May I Introduce: Francesca Allen
The first time I ever read about Francesca Allen was when I saw 5 girls in pink jumpers chilling around at one of my favourite places in London, SKETCH. What a great shot! Not the only one as I discovered. She has a great sense of finding exactly the right kind of girl for her photos. I love her slightly pastel colours and her rather rough style. I also found and interview with her on i-D ... check it out below!
Tell me a bit about yourself and where you grew up?
I'm a 22-year-old London based editorial and portrait photographer. I didn't really grow up in one place, my parents moved around a lot so there's no specific place I would refer to as home, as romanticised as that may sound. I spent a few years in-between Los Angeles and Oslo as a child, and I have a particular fascination with California.
What is it about taking pictures that interests you?
When a camera is in the room, nothing feels inappropriate. It almost acts as a blanket and my nerves somewhat dissipate as soon as I am holding one. You can really ask things of people, and get to know them in a very different way. When you're looking through the viewfinder, what you're seeing doesn't feel very real so the boundaries about what is and isn't appropriate are skewed. I think that's what interests me the most, how a camera affects social normalities between two people.
What is it you're trying to do with your pictures?
I think my work should be taken at face value, no connotations or deeper meanings, I'm just trying to have fun! My photos are light-hearted and playful and I want that to resonate with the audience. I get really frustrated when people try to decipher and add a conceptual side to my work--I never created it with that intent.
What sets you apart from other photographers of your generation?
I see myself as being very much a part of a larger movement of women who have been given the freedom of expression and encouraged exhibitionism through the internet. The internet has given everyone a voice and the ability to engineer their own success and representation.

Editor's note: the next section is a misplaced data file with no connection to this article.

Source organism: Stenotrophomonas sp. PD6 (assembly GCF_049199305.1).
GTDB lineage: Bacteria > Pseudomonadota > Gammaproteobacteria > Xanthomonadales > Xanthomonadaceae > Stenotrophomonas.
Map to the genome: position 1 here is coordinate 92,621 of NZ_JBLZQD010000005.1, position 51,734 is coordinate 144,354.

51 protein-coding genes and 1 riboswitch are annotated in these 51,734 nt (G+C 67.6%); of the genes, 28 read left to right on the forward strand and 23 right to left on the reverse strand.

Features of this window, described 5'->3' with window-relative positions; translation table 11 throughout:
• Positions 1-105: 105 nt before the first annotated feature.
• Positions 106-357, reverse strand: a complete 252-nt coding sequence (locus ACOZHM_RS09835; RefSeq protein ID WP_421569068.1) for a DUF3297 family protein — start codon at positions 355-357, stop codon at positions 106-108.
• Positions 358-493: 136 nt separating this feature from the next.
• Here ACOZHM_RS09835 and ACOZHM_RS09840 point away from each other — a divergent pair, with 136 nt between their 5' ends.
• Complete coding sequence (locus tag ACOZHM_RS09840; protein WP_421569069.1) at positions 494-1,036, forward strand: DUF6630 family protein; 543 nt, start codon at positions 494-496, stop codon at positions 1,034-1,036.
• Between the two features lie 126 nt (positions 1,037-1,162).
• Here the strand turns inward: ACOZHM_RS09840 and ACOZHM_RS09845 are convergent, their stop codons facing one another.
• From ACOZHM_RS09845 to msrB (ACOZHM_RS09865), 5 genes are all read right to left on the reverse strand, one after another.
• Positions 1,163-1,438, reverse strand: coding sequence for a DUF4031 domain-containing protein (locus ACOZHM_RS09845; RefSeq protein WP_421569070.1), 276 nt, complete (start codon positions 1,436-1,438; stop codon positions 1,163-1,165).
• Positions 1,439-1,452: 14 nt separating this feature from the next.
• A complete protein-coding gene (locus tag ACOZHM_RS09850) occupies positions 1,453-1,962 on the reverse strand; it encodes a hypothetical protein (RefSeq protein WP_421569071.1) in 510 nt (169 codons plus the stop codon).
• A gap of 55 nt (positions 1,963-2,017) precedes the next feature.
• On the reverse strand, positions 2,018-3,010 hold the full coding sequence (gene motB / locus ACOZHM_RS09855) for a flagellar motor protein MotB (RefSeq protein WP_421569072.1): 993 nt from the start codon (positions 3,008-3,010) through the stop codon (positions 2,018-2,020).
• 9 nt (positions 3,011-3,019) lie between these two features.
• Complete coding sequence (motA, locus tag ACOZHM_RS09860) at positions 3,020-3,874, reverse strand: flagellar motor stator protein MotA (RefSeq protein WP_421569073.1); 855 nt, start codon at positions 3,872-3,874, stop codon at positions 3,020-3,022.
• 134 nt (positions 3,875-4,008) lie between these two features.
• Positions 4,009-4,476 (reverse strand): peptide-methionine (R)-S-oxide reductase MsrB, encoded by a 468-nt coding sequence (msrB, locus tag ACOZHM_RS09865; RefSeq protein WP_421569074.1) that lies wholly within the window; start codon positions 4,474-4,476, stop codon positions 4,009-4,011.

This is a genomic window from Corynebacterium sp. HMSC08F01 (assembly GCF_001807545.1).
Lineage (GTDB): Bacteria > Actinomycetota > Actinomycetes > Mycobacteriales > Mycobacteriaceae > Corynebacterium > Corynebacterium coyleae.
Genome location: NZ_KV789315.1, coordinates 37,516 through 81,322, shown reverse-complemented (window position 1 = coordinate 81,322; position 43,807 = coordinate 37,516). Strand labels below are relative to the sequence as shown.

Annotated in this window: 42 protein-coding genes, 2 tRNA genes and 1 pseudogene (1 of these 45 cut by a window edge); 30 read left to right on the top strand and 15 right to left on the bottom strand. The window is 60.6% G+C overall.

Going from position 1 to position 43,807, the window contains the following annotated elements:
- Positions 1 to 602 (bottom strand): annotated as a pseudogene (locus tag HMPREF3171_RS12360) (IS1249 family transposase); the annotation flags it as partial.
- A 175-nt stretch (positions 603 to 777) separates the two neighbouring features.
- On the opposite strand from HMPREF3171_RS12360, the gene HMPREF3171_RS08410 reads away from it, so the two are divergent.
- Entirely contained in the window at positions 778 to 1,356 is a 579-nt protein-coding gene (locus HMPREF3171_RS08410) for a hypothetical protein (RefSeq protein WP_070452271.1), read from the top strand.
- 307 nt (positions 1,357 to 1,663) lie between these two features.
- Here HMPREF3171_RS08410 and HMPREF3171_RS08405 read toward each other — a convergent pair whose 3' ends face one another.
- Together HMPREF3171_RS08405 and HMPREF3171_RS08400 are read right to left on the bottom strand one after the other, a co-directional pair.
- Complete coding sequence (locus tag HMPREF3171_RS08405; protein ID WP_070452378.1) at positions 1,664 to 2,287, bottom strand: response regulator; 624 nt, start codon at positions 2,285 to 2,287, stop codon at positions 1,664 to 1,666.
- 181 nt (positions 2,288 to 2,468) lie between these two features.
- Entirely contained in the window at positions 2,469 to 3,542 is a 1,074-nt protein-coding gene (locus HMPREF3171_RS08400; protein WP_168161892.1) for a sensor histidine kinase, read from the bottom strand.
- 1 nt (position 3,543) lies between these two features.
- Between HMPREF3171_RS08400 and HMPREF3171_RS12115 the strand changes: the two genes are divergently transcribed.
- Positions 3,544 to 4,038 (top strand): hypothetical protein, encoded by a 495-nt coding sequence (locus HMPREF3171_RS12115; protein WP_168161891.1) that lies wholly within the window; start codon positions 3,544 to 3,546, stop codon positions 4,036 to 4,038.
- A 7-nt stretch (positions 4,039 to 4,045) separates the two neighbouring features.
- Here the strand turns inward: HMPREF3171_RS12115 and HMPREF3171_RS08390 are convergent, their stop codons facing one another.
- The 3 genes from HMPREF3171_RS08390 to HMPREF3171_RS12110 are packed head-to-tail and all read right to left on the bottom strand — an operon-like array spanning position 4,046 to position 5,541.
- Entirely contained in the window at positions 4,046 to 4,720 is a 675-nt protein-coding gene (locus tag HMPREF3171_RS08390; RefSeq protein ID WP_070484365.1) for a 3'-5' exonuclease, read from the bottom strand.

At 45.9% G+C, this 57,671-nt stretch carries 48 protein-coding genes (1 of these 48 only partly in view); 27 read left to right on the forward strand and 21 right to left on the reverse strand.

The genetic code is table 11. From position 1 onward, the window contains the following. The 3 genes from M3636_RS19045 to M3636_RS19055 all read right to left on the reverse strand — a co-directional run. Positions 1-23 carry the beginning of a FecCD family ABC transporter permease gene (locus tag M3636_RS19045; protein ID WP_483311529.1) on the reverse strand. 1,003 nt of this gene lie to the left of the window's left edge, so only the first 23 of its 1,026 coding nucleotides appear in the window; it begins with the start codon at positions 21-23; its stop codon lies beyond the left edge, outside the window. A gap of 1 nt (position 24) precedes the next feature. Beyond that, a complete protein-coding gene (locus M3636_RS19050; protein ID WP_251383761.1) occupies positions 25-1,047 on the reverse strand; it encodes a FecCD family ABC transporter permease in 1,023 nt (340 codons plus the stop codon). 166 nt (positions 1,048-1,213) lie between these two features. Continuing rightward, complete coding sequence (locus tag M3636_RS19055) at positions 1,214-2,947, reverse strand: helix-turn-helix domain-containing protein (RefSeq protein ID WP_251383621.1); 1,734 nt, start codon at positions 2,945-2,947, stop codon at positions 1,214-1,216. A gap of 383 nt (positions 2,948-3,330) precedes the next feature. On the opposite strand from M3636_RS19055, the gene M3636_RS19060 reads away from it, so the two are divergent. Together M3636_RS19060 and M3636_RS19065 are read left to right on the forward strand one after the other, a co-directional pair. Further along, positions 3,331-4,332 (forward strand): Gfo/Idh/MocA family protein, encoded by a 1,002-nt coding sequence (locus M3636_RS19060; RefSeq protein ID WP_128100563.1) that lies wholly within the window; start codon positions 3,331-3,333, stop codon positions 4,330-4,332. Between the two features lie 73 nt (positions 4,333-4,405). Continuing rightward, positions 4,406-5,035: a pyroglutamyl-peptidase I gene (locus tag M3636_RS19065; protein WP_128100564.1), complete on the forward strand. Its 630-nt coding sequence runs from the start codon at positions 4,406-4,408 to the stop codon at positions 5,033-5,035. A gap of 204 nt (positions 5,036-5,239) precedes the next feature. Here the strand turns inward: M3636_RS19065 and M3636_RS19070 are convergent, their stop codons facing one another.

What do you look for in a subject?
Someone who I can spend an enjoyable day with, who contributes to the images as much as I do, collaborating and opening themselves to me. I like to have continuous subjects, people who I will always want to photograph. I have images of two girls Ophelia and Theo that span over almost three years now, and I find it pretty interesting to look back on the first photos we took together. I like my photos to be a very literal documentation of adolescence.
Your work is quite girly - lots of pinks, nudity, lots of intimate bedroom shots - what are you trying to say about girlhood in 2015?
I wouldn't class nudity as being representative of girlishness, I feel that is a common misconception, and along with the term 'feminist', 'girly' is somewhat an umbrella term used to describe all work made by women. No men are ever accused of their work being 'manly'.
What are you working on at the moment?
I've just finished working on my piece for FreshFaced+WildEyed exhibition at The Photographer's Gallery. I'm displaying an installation of over 40 images, both new and old work. After this, I kind of want to wrap my GIRLS! GIRLS! GIRLS! project and start on something new and different. I want to turn it into a book but I'm waiting for the right time; probably when I haven't looked at the work in a while and I can learn to love it again.
June 16, 2016
Labels: May I introduce